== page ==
Inkwell: Authors and Artists
Undo Influence (mnemonic) Mon 26 Feb 01 14:13
Betsy, the upcoming CFP (just a couple more weeks now) is also in Cambridge/Boston.
Steven Levy (steven) Sat 3 Mar 01 15:00
Hi, I'm back, and will continue to discuss if there's interest. I think that the general impression is that there was no "hole" or backdoor in DES. The hole, if you want to call it that, was the up-front limitation of a 56-bit key. I have the strong impression -- one confirmed by "high government officials" -- that the NSA underestimated how widespread DES would be, and later regretted that the 56 bits was the only limitation. Thus for years -- until late 1999, in fact -- you couldn't use DES in shrinkwrapped software for export. By then, of course, the 56 bit hurdle was something that could easily be broken, as the EFF proved with their DES- cracker, which cost a bit more than $200 K to crack one key, and very little thereafter to crack more keys. As for what the NSA does with old computers, you can see a few, including a costly but no longer state of the art Thinking Machine supercomputer, at the National Cryptologic Museum, a trip I highly recommend.
Infradibulated Gratility (ssol) Sun 4 Mar 01 09:20
http://www.nsa.gov/museum/map.html for directions. It's in Maryland, just outside of DC, I believe.
James Howard (howardjp) Sun 4 Mar 01 11:19
I was all over Meade a couple weeks ago and missed the museum. Looks like I need to go back.
Eric Rawlins (woodman) Wed 21 Mar 01 15:18
Seems to me the biggest hole still remaining in public crypto is that the encrypted message, though unbreakable, is still recognizably and obviously an encrypted message, allowing the Man to come back to you and say, "Decrypt this thing or I'll throw your ass in jail." I'd love to see a crypto system where the encrypted message looks like plain English or whatever; for instance, you supply it with a plain-English innocuous model and the system embeds into it the true message in the form of "typos" or something. At that point the FBI can take their Carnivore and melt it into scrap.
Bob 'rab' Bickford (rab) Wed 21 Mar 01 15:27
See the recent book "Disappearing Cryptography" for lots more on that theme. I'm about halfway through my copy.....
windblowne (satyr) Thu 22 Mar 01 07:56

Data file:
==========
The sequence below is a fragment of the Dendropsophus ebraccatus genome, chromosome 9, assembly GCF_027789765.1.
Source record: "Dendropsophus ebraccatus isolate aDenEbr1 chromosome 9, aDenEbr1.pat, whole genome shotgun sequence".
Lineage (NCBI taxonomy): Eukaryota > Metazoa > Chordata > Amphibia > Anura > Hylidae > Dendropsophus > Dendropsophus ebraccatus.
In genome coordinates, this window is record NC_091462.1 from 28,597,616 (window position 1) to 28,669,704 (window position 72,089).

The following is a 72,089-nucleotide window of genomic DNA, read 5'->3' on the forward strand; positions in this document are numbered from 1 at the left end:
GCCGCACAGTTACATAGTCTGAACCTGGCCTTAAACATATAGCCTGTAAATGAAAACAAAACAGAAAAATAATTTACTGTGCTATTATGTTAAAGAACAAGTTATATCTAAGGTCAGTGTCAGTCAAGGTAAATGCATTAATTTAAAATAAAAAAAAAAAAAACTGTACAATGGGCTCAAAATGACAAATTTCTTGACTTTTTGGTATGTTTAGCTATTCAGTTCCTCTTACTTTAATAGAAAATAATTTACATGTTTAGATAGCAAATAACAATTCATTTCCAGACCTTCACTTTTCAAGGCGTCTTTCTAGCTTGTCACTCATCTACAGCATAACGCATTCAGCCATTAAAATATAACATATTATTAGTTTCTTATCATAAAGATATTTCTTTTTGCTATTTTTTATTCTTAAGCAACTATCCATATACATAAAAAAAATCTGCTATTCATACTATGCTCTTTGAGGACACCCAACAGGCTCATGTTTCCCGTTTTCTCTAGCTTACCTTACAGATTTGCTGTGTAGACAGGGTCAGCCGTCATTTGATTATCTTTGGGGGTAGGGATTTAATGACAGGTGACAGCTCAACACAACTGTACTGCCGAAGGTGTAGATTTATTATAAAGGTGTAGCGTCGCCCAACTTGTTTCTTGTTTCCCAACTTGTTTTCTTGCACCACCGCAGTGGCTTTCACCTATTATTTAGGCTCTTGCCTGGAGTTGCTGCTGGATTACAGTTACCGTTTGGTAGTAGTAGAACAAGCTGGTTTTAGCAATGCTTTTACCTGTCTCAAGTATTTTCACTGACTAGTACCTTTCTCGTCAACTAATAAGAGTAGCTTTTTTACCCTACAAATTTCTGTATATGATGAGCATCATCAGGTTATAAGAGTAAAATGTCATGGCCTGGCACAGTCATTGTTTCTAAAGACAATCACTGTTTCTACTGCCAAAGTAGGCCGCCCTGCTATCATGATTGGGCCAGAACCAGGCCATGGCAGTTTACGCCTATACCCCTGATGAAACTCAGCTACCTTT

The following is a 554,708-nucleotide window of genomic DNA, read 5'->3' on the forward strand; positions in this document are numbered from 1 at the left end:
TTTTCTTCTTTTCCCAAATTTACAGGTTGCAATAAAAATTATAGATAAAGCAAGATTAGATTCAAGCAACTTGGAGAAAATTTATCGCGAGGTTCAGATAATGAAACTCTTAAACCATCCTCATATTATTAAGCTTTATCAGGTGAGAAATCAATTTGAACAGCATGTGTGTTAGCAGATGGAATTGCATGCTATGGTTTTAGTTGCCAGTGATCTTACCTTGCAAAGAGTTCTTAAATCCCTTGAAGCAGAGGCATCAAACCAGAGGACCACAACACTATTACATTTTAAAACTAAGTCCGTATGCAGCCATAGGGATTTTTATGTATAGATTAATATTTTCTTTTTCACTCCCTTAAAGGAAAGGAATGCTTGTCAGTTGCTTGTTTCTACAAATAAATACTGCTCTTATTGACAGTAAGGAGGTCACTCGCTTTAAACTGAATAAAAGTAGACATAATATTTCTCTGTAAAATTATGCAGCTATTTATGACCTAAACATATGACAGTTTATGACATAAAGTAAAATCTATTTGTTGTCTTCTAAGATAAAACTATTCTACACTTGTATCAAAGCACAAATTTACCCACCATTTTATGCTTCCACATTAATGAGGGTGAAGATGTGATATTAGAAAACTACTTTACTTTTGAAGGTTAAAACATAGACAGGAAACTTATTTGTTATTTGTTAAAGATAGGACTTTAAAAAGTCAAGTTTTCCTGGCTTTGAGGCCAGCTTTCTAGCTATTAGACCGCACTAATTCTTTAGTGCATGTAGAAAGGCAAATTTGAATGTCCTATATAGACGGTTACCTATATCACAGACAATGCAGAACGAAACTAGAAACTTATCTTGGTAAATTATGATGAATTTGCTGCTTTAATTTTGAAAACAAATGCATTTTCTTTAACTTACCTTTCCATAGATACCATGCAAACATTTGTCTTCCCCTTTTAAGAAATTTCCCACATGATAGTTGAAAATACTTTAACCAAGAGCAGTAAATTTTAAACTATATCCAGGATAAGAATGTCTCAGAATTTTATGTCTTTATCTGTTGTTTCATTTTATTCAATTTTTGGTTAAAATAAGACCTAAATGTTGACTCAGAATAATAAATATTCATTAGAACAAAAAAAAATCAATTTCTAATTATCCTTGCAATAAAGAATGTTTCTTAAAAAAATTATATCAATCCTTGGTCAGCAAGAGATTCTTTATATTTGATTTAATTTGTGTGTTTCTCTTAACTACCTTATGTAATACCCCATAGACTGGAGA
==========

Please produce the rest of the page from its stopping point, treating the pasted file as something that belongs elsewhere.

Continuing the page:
There are methods for embedding cryptographic messages in, for instance, graphics files, such that they're not obviously there. (Probably the NSA can detect their presence, but you wouldn't know to suspect anything just looking at the rendered image.
Paul Bissex (biscuit) Thu 22 Mar 01 10:33
<woodman> -- it's called Steganography. Check out: http://steganography.tripod.com/stego.html
Bob 'rab' Bickford (rab) Thu 22 Mar 01 12:56
Yes, that's what the book I referred to above is about. See also my friend Romana Machado's page at http://www.stego.com/ for more -- she introduced me to the subject in 1986, actually.
Betsy Schwartz (betsys) Fri 23 Mar 01 09:30
This is the basic thing that I'm not getting about crypto: How *do* you tell when you've unencrypted the message, when you're running through millions of possible solutions? If detection has anything to do with letter frequency, then wouldn't removing spaces, and adding letters so that the distribution appears random, make it difficult to identify when you've found the plaintext?
Bob 'rab' Bickford (rab) Fri 23 Mar 01 11:48
You look for an expected pattern of some sort -- simple letter frequency is the most obvious, but there are lots of others. For example, if you're expecting to find an email message in more-or-less-standard format, then you'll expect to see a group of lines of text that include things like the various From: and To: and Date: fields, followed by a blank line, followed by more text. If you're expecting to find a compressed file created with something like ZIP, then there are specific patterns to look for there as well (including a sort of header).
Members: Enter the conference to participate
Non-members: How to participate